TheFirearmBlog has a great post about the original prototype designs for the Tavor. Versia Military Design has designed a few clever items, including the Jericho B, and I recommend poking through their gallery and case studies if you’re interested in their work. Alas, no hidden gems – their redesign of the Tavor has been floating around for a while, and looks a bit impractical for full production.
One of the least-known modern pistols made by IWI is the Jericho-B, announced in 2010, discontinued in 2012. The Jericho-B appears to be an updated version of the IMI Barak pistol, the main difference being an updated slide design, removing the Barak’s characteristic (and unflattering) “rear sight hump” and making the slide more rectangular rather than cylindrical.
Hot on the heels of my “Why the Galil Failed” post, The Firearm Blog has linked to a pair of videos showing the GAL assault rifle in some detail. I am blown away at the excellent condition of the GAL being shown at what appears to be Silver Shadow, and it’s really reinforcing my desire to take a research trip out there sometime soon. If you’re interested in more information on the GAL, the book “The World’s Assault Rifles” has a section on it.
It’s tempting to think that the GAL would have succeeded where the Galil failed, but I believe that would be a mistake. The GAL weighed about as much as the Galil, and shared its inadequacy in the areas of being an LMG/SAW and a DMR. There’s also no reason to think that the IDF would have adopted it in a lighter configuration.
The Galil is generally considered to be one of the best AK variants ever created, standing right up there with the Finnish Rk95. It was adopted by a number of Central/South American militaries, and South Africa. It even came rather close to becoming Sweden’s service rifle instead of the FNC. Yet, with regards to Israeli military service, it’s the equivalent of the US experience with the M14: phased in, and then phased out in rapid succession.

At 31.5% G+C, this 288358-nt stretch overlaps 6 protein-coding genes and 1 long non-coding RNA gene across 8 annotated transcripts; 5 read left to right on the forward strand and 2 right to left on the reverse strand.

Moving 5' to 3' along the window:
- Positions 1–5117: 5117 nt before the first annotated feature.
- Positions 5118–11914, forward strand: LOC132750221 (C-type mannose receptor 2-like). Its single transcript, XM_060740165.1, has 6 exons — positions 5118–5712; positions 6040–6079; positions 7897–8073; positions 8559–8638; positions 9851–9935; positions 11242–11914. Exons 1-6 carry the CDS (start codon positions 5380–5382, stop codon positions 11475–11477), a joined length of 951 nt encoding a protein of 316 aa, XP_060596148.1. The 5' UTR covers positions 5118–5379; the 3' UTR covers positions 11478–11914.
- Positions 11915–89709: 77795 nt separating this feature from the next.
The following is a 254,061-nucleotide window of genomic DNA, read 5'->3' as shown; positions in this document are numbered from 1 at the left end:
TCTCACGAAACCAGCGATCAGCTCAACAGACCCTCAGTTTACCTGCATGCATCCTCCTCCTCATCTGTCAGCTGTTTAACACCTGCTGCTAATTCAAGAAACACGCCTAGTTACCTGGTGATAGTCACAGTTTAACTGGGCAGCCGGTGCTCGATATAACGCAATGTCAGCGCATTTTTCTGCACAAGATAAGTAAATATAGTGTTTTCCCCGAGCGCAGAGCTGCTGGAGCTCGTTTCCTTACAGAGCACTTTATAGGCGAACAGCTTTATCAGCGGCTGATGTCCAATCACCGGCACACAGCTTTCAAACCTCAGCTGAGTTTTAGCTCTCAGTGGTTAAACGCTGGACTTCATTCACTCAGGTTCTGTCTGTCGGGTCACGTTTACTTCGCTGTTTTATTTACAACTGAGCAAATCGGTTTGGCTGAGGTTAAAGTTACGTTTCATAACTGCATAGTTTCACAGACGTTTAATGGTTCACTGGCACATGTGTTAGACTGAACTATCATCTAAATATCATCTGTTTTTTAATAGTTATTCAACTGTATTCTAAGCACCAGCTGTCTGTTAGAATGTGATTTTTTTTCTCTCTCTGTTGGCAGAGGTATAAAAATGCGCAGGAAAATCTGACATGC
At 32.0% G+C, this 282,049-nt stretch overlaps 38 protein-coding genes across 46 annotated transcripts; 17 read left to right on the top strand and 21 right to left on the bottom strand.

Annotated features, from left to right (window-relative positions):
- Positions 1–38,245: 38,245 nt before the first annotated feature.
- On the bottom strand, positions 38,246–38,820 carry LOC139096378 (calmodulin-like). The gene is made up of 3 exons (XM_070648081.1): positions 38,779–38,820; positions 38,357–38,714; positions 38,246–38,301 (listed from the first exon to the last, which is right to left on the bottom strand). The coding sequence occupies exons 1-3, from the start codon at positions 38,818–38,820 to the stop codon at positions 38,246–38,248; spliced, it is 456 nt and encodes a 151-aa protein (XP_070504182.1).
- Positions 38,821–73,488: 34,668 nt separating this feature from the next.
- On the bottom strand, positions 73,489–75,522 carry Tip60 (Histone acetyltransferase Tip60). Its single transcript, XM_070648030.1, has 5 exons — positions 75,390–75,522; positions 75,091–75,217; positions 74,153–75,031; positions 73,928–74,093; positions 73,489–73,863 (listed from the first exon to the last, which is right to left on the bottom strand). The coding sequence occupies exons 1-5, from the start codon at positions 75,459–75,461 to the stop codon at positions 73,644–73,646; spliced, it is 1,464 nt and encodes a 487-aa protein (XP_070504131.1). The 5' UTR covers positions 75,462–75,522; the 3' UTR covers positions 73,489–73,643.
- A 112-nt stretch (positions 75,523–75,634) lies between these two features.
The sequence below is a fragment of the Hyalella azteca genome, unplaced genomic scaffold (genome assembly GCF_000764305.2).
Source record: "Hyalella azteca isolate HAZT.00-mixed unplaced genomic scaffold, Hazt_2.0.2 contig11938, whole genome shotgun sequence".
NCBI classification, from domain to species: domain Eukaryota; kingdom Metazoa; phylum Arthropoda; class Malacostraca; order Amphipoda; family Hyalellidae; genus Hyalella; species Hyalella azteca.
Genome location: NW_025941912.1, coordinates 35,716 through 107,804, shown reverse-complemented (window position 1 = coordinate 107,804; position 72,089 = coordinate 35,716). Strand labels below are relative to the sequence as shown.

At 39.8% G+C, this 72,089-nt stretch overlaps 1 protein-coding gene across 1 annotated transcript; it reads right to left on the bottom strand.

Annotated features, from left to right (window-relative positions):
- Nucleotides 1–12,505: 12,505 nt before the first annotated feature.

What happened? I’ve been shooting the Galil for a couple years now, and I have some thoughts on the subject…
I have no idea how I missed this, but the Forgotten Weapons blog has an excellentpost up about the FFV-890C. The FFV-890C was the Galil variant submitted for the Swedish service rifle trials in the latter part of the 1970’s, which the FNC eventually wound up winning.
Most of the modifications are nothing terribly special, but the case deflector on the dust cover was a clever idea. The cross-bar safety on model 2 is just flat-out weird, though… seems like they should have just gone to the drawing board and redesigned the entire selector system.
Speaking of which, there’s one other Galil variant out there that doesn’t get a lot of discussion: the Bernardelli Mod.378 VB-SR. This was license manufactured by Bernadelli in Italy. The only major user is the Italian national police SWAT force, NOCS, although I’ve also read that the Italian Army also uses it for M203-equipped soldiers/grenadiers. The major improvement is that it was sometimes manufactured to use standard AR-15 mags. I’ve heard rumor that other things may have been changed, but I’ve never seen a list or any solid info.